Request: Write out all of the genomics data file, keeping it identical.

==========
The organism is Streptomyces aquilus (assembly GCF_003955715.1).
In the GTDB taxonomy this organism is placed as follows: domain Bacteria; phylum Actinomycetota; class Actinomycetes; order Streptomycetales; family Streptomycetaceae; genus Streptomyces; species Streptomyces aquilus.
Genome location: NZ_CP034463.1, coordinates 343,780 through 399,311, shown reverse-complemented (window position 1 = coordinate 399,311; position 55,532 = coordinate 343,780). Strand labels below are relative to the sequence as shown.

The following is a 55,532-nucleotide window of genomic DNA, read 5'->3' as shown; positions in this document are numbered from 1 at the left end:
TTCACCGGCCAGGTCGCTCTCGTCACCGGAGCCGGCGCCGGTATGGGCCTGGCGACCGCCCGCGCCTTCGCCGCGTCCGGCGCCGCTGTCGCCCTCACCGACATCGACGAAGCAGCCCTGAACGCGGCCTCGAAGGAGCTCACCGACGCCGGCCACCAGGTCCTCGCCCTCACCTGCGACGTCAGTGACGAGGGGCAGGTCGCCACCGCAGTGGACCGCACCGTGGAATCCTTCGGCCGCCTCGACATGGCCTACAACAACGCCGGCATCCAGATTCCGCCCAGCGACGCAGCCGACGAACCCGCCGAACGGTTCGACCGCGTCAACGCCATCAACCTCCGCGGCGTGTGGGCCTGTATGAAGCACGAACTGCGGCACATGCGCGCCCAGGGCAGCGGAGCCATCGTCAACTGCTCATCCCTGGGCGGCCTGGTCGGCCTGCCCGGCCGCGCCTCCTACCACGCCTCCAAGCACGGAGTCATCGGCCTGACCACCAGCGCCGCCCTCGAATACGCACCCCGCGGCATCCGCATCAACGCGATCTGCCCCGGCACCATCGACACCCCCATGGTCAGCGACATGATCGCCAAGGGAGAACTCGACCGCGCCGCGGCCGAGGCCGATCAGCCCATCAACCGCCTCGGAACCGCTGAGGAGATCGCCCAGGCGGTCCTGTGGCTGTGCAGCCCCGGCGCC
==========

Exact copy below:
The organism is Streptomyces aquilus (assembly GCF_003955715.1).
In the GTDB taxonomy this organism is placed as follows: domain Bacteria; phylum Actinomycetota; class Actinomycetes; order Streptomycetales; family Streptomycetaceae; genus Streptomyces; species Streptomyces aquilus.
Genome location: NZ_CP034463.1, coordinates 343,780 through 399,311, shown reverse-complemented (window position 1 = coordinate 399,311; position 55,532 = coordinate 343,780). Strand labels below are relative to the sequence as shown.

The following is a 55,532-nucleotide window of genomic DNA, read 5'->3' as shown; positions in this document are numbered from 1 at the left end:
TTCACCGGCCAGGTCGCTCTCGTCACCGGAGCCGGCGCCGGTATGGGCCTGGCGACCGCCCGCGCCTTCGCCGCGTCCGGCGCCGCTGTCGCCCTCACCGACATCGACGAAGCAGCCCTGAACGCGGCCTCGAAGGAGCTCACCGACGCCGGCCACCAGGTCCTCGCCCTCACCTGCGACGTCAGTGACGAGGGGCAGGTCGCCACCGCAGTGGACCGCACCGTGGAATCCTTCGGCCGCCTCGACATGGCCTACAACAACGCCGGCATCCAGATTCCGCCCAGCGACGCAGCCGACGAACCCGCCGAACGGTTCGACCGCGTCAACGCCATCAACCTCCGCGGCGTGTGGGCCTGTATGAAGCACGAACTGCGGCACATGCGCGCCCAGGGCAGCGGAGCCATCGTCAACTGCTCATCCCTGGGCGGCCTGGTCGGCCTGCCCGGCCGCGCCTCCTACCACGCCTCCAAGCACGGAGTCATCGGCCTGACCACCAGCGCCGCCCTCGAATACGCACCCCGCGGCATCCGCATCAACGCGATCTGCCCCGGCACCATCGACACCCCCATGGTCAGCGACATGATCGCCAAGGGAGAACTCGACCGCGCCGCGGCCGAGGCCGATCAGCCCATCAACCGCCTCGGAACCGCTGAGGAGATCGCCCAGGCGGTCCTGTGGCTGTGCAGCCCCGGCGCC